Community Sailing Center dedicated to Tony Pomerleau

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BURLINGTON, Vt. (WCAX) Burlington's Community Sailing Center is celebrating some big new digs, but a recent revelation caused a scare for the longtime organization.

"Tony, you set an example for all of us." said Gov. Phill Scott, R-Vermont, at a dedication ceremony Friday for the new sailing center in honor of Tony Pomerleau.

"Wednesday night he woke up a little after 11 p.m. and waited till 12:01 p.m. cause he wanted to be sure that he made his 100th birthday," said Ernie Pomerleau, Tony's son.

State and local leaders honored real estate mogul and philanthropist Tony Pomerleau, his 100th birthday, and the newest building to bear his name. The Pomerleau Community Waterfront Campus is almost set to open.

"Mr. P., you're the ultimate dream-maker. Your gift of a million dollars gave us the energy and momentum to move forward," said the center's Karen Marshall.

Pomerleau says he kicked off the fundraising for the $6-million project last year to help the sailing center serve more people, especially kids.

"I never owned a boat," Pomerleau said. The self-made millionaire wants kids to get access to what he couldn't when he was growing up in Newport. "I remember during depression time -- I remember twice I borrowed a rowboat to go on Lake Memphremagog."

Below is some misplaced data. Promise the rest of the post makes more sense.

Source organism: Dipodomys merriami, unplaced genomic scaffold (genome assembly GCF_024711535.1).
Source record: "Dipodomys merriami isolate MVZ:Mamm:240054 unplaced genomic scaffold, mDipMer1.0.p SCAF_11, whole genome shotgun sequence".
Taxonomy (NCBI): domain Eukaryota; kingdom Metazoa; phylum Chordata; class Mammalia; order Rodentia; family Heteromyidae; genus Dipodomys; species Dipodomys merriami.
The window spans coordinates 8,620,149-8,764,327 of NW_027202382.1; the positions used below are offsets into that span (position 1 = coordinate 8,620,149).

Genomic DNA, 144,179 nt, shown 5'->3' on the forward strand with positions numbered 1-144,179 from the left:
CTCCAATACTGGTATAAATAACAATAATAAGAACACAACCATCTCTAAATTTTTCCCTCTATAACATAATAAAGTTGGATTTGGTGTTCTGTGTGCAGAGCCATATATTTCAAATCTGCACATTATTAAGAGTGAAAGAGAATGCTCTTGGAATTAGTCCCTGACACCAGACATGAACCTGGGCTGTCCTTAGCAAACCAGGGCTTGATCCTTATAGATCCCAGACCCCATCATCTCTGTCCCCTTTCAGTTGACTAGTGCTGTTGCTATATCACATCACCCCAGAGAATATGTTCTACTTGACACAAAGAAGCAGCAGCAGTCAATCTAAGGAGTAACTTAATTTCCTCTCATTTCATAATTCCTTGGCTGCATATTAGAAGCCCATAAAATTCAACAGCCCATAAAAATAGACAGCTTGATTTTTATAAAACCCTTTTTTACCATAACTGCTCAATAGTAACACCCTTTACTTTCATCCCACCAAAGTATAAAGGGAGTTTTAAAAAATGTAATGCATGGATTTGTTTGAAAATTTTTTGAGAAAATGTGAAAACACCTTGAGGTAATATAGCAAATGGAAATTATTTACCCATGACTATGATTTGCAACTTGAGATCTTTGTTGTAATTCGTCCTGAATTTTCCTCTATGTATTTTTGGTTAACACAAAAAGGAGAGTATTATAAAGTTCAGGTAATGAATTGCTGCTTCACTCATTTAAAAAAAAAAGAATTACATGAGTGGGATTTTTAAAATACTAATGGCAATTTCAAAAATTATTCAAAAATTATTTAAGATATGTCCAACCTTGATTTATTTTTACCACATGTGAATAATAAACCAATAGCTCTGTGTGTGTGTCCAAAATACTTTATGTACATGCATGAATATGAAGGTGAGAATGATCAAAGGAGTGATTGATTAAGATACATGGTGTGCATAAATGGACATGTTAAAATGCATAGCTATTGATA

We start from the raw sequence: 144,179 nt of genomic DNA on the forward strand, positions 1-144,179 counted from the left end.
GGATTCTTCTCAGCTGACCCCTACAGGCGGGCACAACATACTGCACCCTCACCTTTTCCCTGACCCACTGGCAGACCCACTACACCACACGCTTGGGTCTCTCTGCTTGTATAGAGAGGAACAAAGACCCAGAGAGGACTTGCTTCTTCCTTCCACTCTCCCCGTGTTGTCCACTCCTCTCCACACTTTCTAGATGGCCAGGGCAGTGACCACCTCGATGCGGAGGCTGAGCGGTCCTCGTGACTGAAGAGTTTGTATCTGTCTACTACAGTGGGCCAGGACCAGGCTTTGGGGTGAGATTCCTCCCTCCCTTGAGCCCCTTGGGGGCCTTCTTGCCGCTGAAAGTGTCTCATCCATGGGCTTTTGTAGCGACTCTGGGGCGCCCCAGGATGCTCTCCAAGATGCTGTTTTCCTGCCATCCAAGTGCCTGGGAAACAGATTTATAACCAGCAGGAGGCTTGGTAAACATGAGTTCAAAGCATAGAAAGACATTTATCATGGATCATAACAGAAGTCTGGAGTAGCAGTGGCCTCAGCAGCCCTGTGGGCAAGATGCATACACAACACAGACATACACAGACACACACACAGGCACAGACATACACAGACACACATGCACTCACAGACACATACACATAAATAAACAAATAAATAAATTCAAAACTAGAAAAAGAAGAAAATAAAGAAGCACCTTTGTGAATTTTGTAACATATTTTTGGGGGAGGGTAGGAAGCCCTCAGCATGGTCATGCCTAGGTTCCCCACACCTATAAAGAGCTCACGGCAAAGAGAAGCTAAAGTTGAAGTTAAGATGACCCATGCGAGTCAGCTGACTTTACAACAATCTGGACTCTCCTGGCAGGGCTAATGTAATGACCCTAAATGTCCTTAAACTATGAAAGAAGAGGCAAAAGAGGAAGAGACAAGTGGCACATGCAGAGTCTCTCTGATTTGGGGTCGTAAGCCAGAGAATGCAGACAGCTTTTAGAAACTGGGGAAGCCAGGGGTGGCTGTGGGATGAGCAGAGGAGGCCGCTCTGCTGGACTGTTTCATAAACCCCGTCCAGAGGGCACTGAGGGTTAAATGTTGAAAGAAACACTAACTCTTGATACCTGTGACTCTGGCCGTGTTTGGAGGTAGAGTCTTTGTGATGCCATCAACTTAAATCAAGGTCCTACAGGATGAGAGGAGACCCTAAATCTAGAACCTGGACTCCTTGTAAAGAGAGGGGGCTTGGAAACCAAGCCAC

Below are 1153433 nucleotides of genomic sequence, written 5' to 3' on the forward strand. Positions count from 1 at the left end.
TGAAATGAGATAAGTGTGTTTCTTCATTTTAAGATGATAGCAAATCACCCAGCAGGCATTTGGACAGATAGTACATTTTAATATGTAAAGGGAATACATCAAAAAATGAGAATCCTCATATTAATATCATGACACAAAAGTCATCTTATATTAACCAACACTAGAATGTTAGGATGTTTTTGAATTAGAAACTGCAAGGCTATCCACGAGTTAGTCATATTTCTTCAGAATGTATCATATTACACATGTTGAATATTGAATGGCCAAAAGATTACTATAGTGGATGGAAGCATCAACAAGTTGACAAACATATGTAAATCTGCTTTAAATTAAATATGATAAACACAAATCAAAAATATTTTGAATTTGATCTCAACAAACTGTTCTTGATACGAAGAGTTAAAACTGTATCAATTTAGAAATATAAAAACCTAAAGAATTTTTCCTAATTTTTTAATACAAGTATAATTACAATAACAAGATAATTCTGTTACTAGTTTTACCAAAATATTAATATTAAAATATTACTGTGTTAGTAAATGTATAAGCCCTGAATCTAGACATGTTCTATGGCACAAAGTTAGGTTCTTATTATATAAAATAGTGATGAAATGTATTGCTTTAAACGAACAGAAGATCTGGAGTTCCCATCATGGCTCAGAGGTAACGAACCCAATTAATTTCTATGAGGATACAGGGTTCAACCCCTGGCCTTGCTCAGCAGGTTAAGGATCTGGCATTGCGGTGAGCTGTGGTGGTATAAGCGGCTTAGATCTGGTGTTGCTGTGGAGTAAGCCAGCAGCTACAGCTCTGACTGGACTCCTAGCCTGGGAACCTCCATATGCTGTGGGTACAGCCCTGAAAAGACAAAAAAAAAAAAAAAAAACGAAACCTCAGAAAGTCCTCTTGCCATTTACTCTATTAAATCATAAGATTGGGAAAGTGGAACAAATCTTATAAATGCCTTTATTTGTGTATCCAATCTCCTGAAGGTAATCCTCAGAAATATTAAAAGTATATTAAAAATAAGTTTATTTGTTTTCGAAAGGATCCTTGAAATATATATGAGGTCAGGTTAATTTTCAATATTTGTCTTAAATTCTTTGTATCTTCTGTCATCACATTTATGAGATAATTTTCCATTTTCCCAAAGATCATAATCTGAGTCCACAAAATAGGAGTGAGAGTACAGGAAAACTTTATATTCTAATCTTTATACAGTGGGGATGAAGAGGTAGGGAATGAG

"They've impacted a huge number of kids," said Burlington Mayor Miro Weinberger, D-Burlington.

The Community Sailing Center helps about 6,000 people a year learn to sail and get out on a boat. They expect that to jump to 10,000 people in the next two years.

"This is truly a way that many Burlingtonians -- especially our kids -- learn about the lake," Mayor Weinberger said.

The new building offers larger, more flexible spaces for classes, and boat storage.

But the center suddenly has a big bill to pay. Planners were relying on tax credits to cover $1.7 million of the project. They thought the new building fell within an incentive zone on the waterfront. "It runs down the middle of the skate park," said the center's Owen Milne.

But it turns out the new building is 150-feet outside the zone. Milne calls it an unfortunate rounding error in the map system. "It wasn't a, 'Oh no, we're going to be in debt.' Oh no -- quite literally -- we're going to do what we planned to do in the first point, which is raise the money that we need," Milne said.

He says he's confident that $1.7 million will be raised. Since the center started fundraising again earlier this month, more than $300,000 in donations have come in.